Bethann--- Michael Jones wrote:> We have a room in our house (queen sized bed, own bath).....and> random work, > as always. Also a car.> > If this is not of use to you, maybe you could pass it on to a fellow> worker > or couple. We always need help in the kitchen/store.....and we can> offer > space in the house until the restaurants open again. It looks like> months > from our vantage point......> > What else can we do?> >

Michael and Amanda> A Moveable Feast/Cachagua Store>


Blogger kathy said...

My sister-in-law sent this to me today. She and my brother live in Ft. Lauderdale so they got a nip from Katrina. And the rest of her family lives in New Orleans. Besides, it's just black people and hispanics and poor people - what's the problem???

This is just fabulous...Thank you Mr. Bush!!!

Friday, September 2nd, 2005

Dear Mr. Bush:

Any idea where all our helicopters are? It's Day 5 of Hurricane Katrina and thousands remain stranded in New Orleans and need to be airlifted. Where on earth could you have misplaced all our military choppers? Do you need help finding them? I once lost my car in a Sears parking lot. Man, was that a drag.

Also, any idea where all our national guard soldiers are? We could really use them right now for the type of thing they signed up to do like helping with national disasters. How come they weren't there to begin with?

Last Thursday I was in south Florida and sat outside while the eye of Hurricane Katrina passed over my head. It was only a Category 1 then but it was pretty nasty. Eleven people died and, as of today, there were still homes without power. That night the weatherman said this storm was on its way to New Orleans. That was Thursday!

Did anybody tell you? I know you didn't want to interrupt your
vacation and I know how you don't like to get bad news. Plus, you
had fundraisers to go to and mothers of dead soldiers to ignore and smear. You sure showed her!

I especially like how, the day after the hurricane, instead of
flying to Louisiana, you flew to San Diego to party with your
business peeps. Don't let people criticize you for this -- after all, the hurricane was over and what the heck could you do, put
your finger in the dike?

And don't listen to those who, in the coming days, will reveal how
you specifically reduced the Army Corps of Engineers' budget for New Orleans this summer for the third year in a row. You just tell them that even if you hadn't cut the money to fix those levees, there weren't going to be any Army engineers to fix them anyway because you had a much more important construction job for them -- BUILDING DEMOCRACY IN IRAQ!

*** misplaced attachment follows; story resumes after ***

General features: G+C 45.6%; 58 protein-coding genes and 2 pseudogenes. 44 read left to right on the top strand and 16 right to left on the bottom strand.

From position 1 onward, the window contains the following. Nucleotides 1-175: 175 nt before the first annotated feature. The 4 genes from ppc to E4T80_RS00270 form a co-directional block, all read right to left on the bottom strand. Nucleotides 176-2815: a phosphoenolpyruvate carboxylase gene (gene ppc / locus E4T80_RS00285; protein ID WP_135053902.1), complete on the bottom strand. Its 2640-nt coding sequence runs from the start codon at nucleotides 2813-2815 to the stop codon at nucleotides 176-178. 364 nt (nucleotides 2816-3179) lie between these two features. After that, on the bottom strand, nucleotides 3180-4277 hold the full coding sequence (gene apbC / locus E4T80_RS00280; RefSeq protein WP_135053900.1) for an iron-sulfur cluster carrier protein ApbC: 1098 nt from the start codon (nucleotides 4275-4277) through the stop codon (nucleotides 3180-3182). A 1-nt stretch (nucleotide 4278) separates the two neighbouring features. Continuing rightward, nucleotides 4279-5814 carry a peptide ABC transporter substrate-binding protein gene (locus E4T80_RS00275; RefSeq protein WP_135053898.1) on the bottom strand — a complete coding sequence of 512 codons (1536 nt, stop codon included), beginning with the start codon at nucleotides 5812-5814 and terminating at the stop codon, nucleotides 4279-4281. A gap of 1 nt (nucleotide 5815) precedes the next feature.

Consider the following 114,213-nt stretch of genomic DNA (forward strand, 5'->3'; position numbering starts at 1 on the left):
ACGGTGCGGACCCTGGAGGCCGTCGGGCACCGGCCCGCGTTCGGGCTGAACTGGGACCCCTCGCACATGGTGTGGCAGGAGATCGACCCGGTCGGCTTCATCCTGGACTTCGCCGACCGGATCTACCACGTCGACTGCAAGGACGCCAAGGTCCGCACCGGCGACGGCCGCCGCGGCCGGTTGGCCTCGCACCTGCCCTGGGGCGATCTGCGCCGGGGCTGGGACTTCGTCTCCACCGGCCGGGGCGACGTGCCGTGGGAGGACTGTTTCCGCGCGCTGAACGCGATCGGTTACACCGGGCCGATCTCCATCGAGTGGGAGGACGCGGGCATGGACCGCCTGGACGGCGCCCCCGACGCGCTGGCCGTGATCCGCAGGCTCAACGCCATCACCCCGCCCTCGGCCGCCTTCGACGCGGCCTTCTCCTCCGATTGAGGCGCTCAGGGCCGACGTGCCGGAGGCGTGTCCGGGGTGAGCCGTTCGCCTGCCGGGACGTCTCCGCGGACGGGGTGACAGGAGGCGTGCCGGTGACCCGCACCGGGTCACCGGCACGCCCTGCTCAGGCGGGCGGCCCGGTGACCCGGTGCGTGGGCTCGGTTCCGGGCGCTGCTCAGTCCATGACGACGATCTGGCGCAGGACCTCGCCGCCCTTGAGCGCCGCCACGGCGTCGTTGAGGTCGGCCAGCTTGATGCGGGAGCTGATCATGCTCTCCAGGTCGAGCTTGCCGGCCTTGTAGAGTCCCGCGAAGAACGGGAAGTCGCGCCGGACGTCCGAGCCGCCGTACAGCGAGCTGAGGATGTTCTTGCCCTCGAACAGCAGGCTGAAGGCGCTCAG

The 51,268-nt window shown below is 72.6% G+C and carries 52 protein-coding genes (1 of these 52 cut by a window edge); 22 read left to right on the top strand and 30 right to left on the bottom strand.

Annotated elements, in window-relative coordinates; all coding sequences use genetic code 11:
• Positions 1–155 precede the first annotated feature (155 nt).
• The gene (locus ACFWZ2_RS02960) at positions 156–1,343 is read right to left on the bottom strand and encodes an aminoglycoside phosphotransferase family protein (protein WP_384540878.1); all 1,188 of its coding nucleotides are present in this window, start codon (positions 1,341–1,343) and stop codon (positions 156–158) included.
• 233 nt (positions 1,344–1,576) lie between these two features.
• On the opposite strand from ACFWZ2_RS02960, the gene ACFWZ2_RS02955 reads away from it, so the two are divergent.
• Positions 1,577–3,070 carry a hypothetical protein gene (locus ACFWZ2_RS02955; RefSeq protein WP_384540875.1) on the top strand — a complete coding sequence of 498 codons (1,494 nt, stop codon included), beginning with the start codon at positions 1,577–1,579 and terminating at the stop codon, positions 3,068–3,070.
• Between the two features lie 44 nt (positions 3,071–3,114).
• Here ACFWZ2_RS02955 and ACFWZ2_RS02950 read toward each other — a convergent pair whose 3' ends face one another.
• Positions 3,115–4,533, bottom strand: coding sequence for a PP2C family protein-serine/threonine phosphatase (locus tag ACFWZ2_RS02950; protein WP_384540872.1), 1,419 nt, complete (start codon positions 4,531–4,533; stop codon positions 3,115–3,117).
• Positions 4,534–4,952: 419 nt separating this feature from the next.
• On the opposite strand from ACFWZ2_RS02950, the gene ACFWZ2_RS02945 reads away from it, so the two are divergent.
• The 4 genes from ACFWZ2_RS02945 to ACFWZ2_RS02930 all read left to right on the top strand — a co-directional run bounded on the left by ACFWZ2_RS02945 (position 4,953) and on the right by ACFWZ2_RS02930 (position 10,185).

On Day 3, when you finally left your vacation home, I have to say
I was moved by how you had your Air Force One pilot descend from the clouds as you flew over New Orleans so you could catch a quick look of the disaster. Hey, I know you couldn't stop and grab a bullhorn and stand on some rubble and act like a commander in chief. Been there done that.

There will be those who will try to politicize this tragedy and
try to use it against you. Just have your people keep pointing that out. Respond to nothing. Even those pesky scientists who predicted this would happen because the water in the Gulf of Mexico is getting hotter and hotter making a storm like this inevitable.

Ignore them and all their global warming Chicken Littles. There is nothing unusual about a hurricane that was so wide it would be like having one F-4 tornado that stretched from New York to Cleveland.

No, Mr. Bush, you just stay the course. It's not your fault that
30 percent of New Orleans lives in poverty or that tens of thousands had no transportation to get out of town. C'mon, they're black! I mean, it's not like this happened to Kennebunkport. Can you imagine leaving white people on their roofs for five days? Don't make me laugh! Race has nothing -- NOTHING -- to do with this!

You hang in there, Mr. Bush. Just try to find a few of our Army helicopters and send them there. Pretend the people of New Orleans and the Gulf Coast are near Tikrit.


Michael Moore

7:22 PM  
Blogger kathy said...

Does anything more than this need to be said? They "needed" them out of the hotel so they could set up a command post. If that's the case, then why weren't the guests moved to the BACK of the line to wait it out? This fries my amble ass!!!:

At one point Friday, the evacuation was interrupted briefly when school buses pulled up so some 700 guests and employees from the Hyatt Hotel could move to the head of the evacuation line - much to the amazement of those who had been crammed in the Superdome since last Sunday.

"How does this work? They (are) clean, they are dry, they get out ahead of us?" exclaimed Howard Blue, 22, who tried to get in their line. The National Guard blocked him as other guardsmen helped the well-dressed guests with their luggage.

8:44 AM